Archaeologists hope to uncover a glimpse of the mysteries of cult worship in Roman Britain by excavating a vast religious complex in Ewell. A series of deep shafts found cut into chalk bedrock at Hatch Furlong gave researchers the clue that a ritual site existed there about 1,900 years ago. Over the next fortnight an expert team led by Harvey Sheldon of Birkbeck College, London, intends to unearth the sacred stone building lying near the Ewell bypass. Although similar temple complexes have been discovered in Britain, the dig may provide new evidence about Roman religion. Ewell was the largest Roman settlement in Surrey, divided by Stane Street, a major flint road between Chichester and London. It is believed that weary travellers would refresh their spirits at springs in Ewell before making offerings to native deities. In the 1840s evidence for a cult centre emerged as pottery vessels, wares, coins and dog bones were retrieved from the 30ft shafts. Many of the finds are exhibited now at the Museum of London. The latest project will ensure the National Trust can manage effectively land given as a wildflower area not “a lost Roman ritual site full of votive gifts”. Caroline Thackray, the trust’s territory archaeologist, said: “This is a great opportunity for us to learn more about the mysteries of this place using modern techniques. What is its meaning and importance? Who were Ewell’s earlier inhabitants? And what was the reason for the chalk shafts that seem so bizarre to us today? We look forward to sharing a greater understanding and interpretation of our site with the local and wider academic community.” The excavation is supported by Surrey County Council, Epsom & Ewell History and Archaeology Society, Surrey Archaeological Society and the Council for British Archaeology South. Local people can tour the site during two open days on May 5 and 6. Talks and an exhibition are planned at Bourne Hall Museum in Ewell later this month, from where leaflets with directions to the site are being distributed next weekend. In September, Birkbeck College will run an archaeology course at Ewell Court House. For more local news go to our website www.yourlocalguardian.co.uk and click on Epsom Guardian.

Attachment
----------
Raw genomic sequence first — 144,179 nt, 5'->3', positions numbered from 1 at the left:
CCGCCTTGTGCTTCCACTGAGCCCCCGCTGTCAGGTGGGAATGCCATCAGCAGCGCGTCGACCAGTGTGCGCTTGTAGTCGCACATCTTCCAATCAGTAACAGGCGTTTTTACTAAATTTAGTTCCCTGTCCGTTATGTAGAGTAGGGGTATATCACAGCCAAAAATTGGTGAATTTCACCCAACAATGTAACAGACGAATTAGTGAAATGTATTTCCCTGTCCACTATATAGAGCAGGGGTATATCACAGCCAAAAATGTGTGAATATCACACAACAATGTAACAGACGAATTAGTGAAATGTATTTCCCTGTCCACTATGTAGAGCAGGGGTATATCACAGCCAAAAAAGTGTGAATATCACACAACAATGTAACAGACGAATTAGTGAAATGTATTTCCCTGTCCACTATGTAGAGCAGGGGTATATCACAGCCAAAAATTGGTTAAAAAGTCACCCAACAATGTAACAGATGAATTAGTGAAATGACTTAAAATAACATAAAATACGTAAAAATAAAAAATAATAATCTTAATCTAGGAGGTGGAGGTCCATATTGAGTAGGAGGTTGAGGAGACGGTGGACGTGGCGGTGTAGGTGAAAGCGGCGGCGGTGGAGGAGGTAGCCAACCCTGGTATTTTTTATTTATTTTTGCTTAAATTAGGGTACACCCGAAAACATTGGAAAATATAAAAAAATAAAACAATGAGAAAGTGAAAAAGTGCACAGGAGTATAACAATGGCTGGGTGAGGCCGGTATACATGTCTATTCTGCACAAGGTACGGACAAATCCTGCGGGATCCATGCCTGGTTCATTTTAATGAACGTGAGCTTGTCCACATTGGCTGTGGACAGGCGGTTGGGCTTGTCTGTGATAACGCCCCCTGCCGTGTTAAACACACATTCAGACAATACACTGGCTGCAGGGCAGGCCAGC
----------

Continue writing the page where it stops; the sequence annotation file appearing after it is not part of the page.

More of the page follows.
Remembering Julius Baker (1907 — 2006)